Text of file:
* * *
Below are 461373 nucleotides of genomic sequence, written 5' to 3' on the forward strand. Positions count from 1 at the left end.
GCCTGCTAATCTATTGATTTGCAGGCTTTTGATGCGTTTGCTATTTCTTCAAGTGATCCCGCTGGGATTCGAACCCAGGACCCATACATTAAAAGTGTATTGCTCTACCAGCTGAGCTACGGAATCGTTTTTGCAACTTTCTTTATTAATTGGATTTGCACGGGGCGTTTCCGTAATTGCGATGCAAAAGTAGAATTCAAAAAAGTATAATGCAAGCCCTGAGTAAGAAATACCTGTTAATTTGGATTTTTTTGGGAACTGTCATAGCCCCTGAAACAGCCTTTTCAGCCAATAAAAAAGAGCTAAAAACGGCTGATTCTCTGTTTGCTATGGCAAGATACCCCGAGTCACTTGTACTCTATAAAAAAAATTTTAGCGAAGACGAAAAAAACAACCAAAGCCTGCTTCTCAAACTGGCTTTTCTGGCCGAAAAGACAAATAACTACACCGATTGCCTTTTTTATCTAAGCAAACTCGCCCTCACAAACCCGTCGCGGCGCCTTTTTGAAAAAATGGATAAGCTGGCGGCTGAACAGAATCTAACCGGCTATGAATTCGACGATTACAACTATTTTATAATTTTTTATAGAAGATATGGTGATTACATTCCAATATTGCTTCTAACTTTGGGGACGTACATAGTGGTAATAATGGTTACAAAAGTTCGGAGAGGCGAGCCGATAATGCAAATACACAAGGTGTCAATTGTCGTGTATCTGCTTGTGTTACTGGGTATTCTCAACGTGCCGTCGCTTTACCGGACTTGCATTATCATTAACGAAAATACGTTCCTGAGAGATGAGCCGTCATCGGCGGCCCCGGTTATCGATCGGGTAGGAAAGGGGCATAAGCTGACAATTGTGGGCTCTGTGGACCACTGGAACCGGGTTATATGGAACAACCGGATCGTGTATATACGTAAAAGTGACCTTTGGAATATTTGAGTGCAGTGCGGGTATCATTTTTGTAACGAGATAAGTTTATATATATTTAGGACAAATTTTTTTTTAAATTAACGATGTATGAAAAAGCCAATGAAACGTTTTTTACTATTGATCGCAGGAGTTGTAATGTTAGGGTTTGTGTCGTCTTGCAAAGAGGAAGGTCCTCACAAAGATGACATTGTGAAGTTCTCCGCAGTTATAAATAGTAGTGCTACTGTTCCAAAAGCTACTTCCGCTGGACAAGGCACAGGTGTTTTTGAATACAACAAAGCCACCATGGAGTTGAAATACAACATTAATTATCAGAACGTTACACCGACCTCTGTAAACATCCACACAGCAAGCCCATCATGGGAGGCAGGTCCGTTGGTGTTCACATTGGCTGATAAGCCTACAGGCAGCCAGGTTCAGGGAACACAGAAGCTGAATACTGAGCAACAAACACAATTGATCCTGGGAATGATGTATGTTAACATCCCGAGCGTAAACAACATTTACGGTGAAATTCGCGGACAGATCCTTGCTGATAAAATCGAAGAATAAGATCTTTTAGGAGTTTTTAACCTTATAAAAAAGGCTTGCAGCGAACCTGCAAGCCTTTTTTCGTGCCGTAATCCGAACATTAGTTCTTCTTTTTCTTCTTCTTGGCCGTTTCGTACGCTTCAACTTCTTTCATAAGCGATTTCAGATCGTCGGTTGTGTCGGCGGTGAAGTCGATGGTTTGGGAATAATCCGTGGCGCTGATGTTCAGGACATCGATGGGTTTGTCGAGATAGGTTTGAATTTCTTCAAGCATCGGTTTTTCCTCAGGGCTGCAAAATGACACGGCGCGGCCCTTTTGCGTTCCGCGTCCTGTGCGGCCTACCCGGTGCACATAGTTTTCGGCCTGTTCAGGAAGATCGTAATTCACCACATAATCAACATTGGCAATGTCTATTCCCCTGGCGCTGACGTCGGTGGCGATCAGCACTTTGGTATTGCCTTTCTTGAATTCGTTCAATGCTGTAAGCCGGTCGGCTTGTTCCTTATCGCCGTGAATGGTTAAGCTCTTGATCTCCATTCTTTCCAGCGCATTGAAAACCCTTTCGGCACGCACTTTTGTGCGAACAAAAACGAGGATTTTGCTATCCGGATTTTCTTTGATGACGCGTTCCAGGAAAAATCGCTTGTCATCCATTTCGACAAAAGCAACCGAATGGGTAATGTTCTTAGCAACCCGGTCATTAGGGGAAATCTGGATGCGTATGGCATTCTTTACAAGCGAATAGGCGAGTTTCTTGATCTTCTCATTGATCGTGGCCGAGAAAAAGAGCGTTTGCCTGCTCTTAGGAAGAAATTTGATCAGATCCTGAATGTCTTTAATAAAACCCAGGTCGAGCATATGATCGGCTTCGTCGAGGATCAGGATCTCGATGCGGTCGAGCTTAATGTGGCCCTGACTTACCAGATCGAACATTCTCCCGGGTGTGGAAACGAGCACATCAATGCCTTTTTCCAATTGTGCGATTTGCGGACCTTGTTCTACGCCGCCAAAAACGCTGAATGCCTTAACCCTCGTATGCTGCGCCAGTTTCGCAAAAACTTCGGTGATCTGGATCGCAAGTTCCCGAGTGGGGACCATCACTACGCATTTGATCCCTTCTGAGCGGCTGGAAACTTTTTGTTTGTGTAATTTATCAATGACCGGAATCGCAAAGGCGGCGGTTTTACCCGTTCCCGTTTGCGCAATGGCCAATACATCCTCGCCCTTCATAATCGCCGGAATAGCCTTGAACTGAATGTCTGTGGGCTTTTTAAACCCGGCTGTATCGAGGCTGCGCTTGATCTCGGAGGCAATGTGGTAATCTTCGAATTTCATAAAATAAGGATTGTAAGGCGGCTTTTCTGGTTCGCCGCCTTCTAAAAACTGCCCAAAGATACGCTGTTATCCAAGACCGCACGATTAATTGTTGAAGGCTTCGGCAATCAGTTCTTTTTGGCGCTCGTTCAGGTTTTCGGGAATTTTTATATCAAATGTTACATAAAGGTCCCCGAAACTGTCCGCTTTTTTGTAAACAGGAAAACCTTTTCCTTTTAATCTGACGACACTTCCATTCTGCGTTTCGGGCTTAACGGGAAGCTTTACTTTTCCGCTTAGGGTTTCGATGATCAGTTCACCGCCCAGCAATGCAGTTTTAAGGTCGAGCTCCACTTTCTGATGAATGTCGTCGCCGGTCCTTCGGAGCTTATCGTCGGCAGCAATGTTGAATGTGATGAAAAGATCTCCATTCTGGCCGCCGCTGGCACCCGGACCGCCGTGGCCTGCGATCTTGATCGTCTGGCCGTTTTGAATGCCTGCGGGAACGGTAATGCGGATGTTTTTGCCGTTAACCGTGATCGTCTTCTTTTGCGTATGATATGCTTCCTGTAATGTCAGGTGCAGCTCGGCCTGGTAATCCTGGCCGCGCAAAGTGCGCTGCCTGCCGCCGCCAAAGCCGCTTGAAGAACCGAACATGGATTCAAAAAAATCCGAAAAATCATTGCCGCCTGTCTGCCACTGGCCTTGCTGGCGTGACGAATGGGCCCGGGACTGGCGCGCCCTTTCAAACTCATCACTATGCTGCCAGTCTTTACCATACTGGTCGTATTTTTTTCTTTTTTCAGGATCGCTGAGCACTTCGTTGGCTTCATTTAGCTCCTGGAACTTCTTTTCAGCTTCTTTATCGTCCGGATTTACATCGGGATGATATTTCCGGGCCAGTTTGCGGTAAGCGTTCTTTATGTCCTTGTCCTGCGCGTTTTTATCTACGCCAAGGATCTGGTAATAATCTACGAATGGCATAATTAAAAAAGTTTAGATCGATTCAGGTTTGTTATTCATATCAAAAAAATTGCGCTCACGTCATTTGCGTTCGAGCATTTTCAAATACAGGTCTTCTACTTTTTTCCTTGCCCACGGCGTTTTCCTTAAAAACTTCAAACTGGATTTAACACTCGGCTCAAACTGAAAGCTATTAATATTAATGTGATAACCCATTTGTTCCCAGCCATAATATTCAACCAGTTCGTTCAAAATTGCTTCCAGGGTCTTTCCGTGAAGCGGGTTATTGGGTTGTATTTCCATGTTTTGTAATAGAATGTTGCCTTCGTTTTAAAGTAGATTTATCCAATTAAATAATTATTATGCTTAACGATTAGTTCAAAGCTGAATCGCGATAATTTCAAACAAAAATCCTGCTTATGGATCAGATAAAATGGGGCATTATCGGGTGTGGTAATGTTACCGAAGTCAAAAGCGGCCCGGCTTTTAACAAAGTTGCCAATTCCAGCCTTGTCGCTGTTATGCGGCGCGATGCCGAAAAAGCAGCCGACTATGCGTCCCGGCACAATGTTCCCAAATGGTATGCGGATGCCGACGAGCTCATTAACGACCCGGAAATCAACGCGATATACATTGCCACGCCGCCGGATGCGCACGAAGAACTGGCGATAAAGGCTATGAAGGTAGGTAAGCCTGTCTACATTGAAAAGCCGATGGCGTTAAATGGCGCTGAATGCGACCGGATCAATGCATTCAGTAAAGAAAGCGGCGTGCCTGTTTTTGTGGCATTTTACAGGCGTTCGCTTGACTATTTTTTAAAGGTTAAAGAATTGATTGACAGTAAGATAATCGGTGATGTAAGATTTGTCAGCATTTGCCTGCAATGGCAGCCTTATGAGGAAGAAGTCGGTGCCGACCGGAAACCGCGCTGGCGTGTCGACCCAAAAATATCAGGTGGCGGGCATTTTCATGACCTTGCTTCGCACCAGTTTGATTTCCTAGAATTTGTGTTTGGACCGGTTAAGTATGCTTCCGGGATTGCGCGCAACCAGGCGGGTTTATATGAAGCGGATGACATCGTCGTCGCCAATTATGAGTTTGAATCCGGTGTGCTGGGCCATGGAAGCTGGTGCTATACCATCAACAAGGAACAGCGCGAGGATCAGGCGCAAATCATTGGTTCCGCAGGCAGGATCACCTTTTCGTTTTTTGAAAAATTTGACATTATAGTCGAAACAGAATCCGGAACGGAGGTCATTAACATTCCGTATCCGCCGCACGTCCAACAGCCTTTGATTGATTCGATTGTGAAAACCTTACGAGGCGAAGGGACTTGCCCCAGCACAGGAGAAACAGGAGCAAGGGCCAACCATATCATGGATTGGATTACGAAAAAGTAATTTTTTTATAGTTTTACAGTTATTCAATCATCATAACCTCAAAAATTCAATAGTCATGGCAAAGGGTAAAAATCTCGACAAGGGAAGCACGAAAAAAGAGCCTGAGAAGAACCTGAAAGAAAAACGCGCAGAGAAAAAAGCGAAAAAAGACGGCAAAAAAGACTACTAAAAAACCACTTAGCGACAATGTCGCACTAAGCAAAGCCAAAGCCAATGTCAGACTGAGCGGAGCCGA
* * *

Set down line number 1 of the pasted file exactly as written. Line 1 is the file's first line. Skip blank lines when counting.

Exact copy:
Below are 461373 nucleotides of genomic sequence, written 5' to 3' on the forward strand. Positions count from 1 at the left end.